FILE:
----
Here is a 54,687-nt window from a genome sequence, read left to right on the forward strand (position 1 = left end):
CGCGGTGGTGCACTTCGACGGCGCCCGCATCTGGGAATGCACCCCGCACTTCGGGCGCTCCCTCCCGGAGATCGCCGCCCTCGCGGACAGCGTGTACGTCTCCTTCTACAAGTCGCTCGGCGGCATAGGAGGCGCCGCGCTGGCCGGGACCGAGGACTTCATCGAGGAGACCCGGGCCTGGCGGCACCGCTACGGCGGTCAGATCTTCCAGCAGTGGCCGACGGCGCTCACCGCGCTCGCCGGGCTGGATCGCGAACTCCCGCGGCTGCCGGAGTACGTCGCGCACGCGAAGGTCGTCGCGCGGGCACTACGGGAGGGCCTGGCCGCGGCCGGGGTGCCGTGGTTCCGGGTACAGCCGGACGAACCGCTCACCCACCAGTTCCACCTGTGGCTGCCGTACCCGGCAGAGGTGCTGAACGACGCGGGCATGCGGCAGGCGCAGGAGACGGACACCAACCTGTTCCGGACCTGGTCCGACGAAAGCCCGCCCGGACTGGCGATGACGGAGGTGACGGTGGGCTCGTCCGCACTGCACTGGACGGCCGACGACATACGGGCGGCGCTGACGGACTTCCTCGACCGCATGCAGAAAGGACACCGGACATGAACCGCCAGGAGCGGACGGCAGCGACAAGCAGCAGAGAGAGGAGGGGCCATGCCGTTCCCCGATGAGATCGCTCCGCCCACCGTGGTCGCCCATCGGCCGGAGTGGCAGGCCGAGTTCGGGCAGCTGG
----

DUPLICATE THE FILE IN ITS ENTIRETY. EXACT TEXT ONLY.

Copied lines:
Here is a 54,687-nt window from a genome sequence, read left to right on the forward strand (position 1 = left end):
CGCGGTGGTGCACTTCGACGGCGCCCGCATCTGGGAATGCACCCCGCACTTCGGGCGCTCCCTCCCGGAGATCGCCGCCCTCGCGGACAGCGTGTACGTCTCCTTCTACAAGTCGCTCGGCGGCATAGGAGGCGCCGCGCTGGCCGGGACCGAGGACTTCATCGAGGAGACCCGGGCCTGGCGGCACCGCTACGGCGGTCAGATCTTCCAGCAGTGGCCGACGGCGCTCACCGCGCTCGCCGGGCTGGATCGCGAACTCCCGCGGCTGCCGGAGTACGTCGCGCACGCGAAGGTCGTCGCGCGGGCACTACGGGAGGGCCTGGCCGCGGCCGGGGTGCCGTGGTTCCGGGTACAGCCGGACGAACCGCTCACCCACCAGTTCCACCTGTGGCTGCCGTACCCGGCAGAGGTGCTGAACGACGCGGGCATGCGGCAGGCGCAGGAGACGGACACCAACCTGTTCCGGACCTGGTCCGACGAAAGCCCGCCCGGACTGGCGATGACGGAGGTGACGGTGGGCTCGTCCGCACTGCACTGGACGGCCGACGACATACGGGCGGCGCTGACGGACTTCCTCGACCGCATGCAGAAAGGACACCGGACATGAACCGCCAGGAGCGGACGGCAGCGACAAGCAGCAGAGAGAGGAGGGGCCATGCCGTTCCCCGATGAGATCGCTCCGCCCACCGTGGTCGCCCATCGGCCGGAGTGGCAGGCCGAGTTCGGGCAGCTGG